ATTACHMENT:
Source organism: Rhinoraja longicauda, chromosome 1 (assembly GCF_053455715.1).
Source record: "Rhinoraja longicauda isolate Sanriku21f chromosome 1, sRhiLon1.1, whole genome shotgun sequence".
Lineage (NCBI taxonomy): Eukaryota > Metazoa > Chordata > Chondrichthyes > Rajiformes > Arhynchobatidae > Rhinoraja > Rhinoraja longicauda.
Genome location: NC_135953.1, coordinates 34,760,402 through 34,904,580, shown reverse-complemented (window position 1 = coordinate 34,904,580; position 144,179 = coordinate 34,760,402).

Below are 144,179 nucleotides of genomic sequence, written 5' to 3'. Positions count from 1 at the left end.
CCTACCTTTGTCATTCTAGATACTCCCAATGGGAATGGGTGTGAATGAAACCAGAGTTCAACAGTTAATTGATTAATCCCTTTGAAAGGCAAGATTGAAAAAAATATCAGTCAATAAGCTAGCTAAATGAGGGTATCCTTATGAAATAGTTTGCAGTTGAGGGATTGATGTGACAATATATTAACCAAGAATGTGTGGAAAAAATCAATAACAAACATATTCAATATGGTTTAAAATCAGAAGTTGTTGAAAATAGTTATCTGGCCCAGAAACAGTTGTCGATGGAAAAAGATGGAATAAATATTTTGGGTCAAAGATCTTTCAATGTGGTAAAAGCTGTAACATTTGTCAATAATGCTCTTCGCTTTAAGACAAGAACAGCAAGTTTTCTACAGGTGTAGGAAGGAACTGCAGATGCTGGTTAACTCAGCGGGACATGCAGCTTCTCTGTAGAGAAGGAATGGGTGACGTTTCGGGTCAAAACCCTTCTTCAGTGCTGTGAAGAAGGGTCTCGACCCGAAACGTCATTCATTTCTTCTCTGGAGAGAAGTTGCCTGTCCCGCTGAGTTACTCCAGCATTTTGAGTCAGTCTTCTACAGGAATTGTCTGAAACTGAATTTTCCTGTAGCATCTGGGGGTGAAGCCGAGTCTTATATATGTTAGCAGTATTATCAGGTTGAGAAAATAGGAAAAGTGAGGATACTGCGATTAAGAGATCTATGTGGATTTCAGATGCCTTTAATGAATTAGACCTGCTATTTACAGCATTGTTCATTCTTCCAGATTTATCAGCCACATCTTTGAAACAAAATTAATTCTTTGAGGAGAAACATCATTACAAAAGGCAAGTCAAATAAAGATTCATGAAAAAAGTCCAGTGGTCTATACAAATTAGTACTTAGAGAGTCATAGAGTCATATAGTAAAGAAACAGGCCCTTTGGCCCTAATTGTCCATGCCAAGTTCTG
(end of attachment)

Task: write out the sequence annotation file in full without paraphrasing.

Source organism: Rhinoraja longicauda, chromosome 1 (assembly GCF_053455715.1).
Source record: "Rhinoraja longicauda isolate Sanriku21f chromosome 1, sRhiLon1.1, whole genome shotgun sequence".
Lineage (NCBI taxonomy): Eukaryota > Metazoa > Chordata > Chondrichthyes > Rajiformes > Arhynchobatidae > Rhinoraja > Rhinoraja longicauda.
Genome location: NC_135953.1, coordinates 34,760,402 through 34,904,580, shown reverse-complemented (window position 1 = coordinate 34,904,580; position 144,179 = coordinate 34,760,402).

Below are 144,179 nucleotides of genomic sequence, written 5' to 3'. Positions count from 1 at the left end.
CCTACCTTTGTCATTCTAGATACTCCCAATGGGAATGGGTGTGAATGAAACCAGAGTTCAACAGTTAATTGATTAATCCCTTTGAAAGGCAAGATTGAAAAAAATATCAGTCAATAAGCTAGCTAAATGAGGGTATCCTTATGAAATAGTTTGCAGTTGAGGGATTGATGTGACAATATATTAACCAAGAATGTGTGGAAAAAATCAATAACAAACATATTCAATATGGTTTAAAATCAGAAGTTGTTGAAAATAGTTATCTGGCCCAGAAACAGTTGTCGATGGAAAAAGATGGAATAAATATTTTGGGTCAAAGATCTTTCAATGTGGTAAAAGCTGTAACATTTGTCAATAATGCTCTTCGCTTTAAGACAAGAACAGCAAGTTTTCTACAGGTGTAGGAAGGAACTGCAGATGCTGGTTAACTCAGCGGGACATGCAGCTTCTCTGTAGAGAAGGAATGGGTGACGTTTCGGGTCAAAACCCTTCTTCAGTGCTGTGAAGAAGGGTCTCGACCCGAAACGTCATTCATTTCTTCTCTGGAGAGAAGTTGCCTGTCCCGCTGAGTTACTCCAGCATTTTGAGTCAGTCTTCTACAGGAATTGTCTGAAACTGAATTTTCCTGTAGCATCTGGGGGTGAAGCCGAGTCTTATATATGTTAGCAGTATTATCAGGTTGAGAAAATAGGAAAAGTGAGGATACTGCGATTAAGAGATCTATGTGGATTTCAGATGCCTTTAATGAATTAGACCTGCTATTTACAGCATTGTTCATTCTTCCAGATTTATCAGCCACATCTTTGAAACAAAATTAATTCTTTGAGGAGAAACATCATTACAAAAGGCAAGTCAAATAAAGATTCATGAAAAAAGTCCAGTGGTCTATACAAATTAGTACTTAGAGAGTCATAGAGTCATATAGTAAAGAAACAGGCCCTTTGGCCCTAATTGTCCATGCCAAGTTCTG